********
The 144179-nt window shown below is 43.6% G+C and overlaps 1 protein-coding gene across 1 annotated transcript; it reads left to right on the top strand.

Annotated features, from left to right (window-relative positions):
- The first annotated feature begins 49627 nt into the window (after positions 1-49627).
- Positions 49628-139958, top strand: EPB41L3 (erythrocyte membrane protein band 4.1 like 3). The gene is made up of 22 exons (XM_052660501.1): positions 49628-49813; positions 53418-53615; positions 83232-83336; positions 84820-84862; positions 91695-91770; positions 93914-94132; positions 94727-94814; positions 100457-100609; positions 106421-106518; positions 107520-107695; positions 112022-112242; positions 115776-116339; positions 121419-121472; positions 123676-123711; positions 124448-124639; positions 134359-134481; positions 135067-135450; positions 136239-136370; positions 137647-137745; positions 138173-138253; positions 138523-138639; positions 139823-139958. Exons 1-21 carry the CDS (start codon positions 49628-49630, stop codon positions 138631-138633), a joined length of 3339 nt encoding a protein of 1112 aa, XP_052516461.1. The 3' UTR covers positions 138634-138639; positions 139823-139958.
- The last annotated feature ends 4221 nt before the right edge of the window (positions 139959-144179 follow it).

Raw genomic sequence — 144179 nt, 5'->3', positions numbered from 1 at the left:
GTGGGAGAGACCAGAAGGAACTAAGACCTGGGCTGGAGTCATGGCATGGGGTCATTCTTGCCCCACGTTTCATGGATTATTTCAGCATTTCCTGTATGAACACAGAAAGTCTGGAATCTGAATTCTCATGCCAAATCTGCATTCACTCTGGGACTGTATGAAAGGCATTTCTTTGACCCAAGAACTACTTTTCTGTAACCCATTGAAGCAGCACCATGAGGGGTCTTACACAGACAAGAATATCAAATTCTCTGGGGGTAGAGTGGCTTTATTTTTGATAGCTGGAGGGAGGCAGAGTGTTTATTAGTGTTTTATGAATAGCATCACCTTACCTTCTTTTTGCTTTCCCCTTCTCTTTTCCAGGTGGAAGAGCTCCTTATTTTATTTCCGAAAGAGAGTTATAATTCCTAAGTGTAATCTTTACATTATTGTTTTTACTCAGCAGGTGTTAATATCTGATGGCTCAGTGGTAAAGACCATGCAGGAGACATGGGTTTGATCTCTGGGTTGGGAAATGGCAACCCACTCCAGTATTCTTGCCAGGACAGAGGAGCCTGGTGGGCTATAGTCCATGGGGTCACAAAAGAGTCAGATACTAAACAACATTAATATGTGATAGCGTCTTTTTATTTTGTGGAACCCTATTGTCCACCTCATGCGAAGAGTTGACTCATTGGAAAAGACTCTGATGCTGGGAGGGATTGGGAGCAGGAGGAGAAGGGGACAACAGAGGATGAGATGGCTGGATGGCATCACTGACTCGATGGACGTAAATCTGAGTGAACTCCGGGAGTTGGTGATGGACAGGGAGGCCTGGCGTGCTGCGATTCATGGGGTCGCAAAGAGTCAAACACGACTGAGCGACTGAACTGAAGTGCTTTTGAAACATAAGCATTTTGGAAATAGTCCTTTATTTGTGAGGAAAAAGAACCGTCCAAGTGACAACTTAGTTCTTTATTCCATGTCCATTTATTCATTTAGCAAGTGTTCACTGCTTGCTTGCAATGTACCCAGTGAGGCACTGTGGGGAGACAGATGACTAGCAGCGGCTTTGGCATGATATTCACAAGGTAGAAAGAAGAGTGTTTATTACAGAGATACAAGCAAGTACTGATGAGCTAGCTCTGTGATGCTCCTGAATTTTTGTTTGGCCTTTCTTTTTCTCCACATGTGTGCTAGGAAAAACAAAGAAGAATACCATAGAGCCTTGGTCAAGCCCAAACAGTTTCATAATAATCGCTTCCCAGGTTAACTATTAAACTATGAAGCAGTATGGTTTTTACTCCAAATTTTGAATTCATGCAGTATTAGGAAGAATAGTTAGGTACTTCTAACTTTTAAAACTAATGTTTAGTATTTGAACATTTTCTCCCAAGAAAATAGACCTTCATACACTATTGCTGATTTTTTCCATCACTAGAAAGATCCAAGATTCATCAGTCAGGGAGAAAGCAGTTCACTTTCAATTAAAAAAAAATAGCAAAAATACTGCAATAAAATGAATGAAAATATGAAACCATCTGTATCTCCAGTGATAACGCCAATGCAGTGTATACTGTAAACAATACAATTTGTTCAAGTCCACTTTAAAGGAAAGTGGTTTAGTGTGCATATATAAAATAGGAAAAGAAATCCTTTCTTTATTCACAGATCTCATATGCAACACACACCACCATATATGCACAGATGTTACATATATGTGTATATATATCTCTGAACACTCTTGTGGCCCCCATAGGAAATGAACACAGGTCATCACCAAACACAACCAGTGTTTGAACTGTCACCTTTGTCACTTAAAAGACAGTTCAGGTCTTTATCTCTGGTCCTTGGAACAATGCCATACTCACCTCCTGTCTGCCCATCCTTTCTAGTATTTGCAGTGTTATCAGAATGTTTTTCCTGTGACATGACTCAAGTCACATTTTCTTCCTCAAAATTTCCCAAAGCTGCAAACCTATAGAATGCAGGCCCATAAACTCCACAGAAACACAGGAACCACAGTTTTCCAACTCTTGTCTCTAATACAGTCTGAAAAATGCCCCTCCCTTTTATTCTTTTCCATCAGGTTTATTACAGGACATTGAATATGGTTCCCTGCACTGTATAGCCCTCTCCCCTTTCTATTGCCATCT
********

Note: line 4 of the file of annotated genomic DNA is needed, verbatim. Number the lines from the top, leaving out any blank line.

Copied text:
- Positions 49628-139958, top strand: EPB41L3 (erythrocyte membrane protein band 4.1 like 3). The gene is made up of 22 exons (XM_052660501.1): positions 49628-49813; positions 53418-53615; positions 83232-83336; positions 84820-84862; positions 91695-91770; positions 93914-94132; positions 94727-94814; positions 100457-100609; positions 106421-106518; positions 107520-107695; positions 112022-112242; positions 115776-116339; positions 121419-121472; positions 123676-123711; positions 124448-124639; positions 134359-134481; positions 135067-135450; positions 136239-136370; positions 137647-137745; positions 138173-138253; positions 138523-138639; positions 139823-139958. Exons 1-21 carry the CDS (start codon positions 49628-49630, stop codon positions 138631-138633), a joined length of 3339 nt encoding a protein of 1112 aa, XP_052516461.1. The 3' UTR covers positions 138634-138639; positions 139823-139958.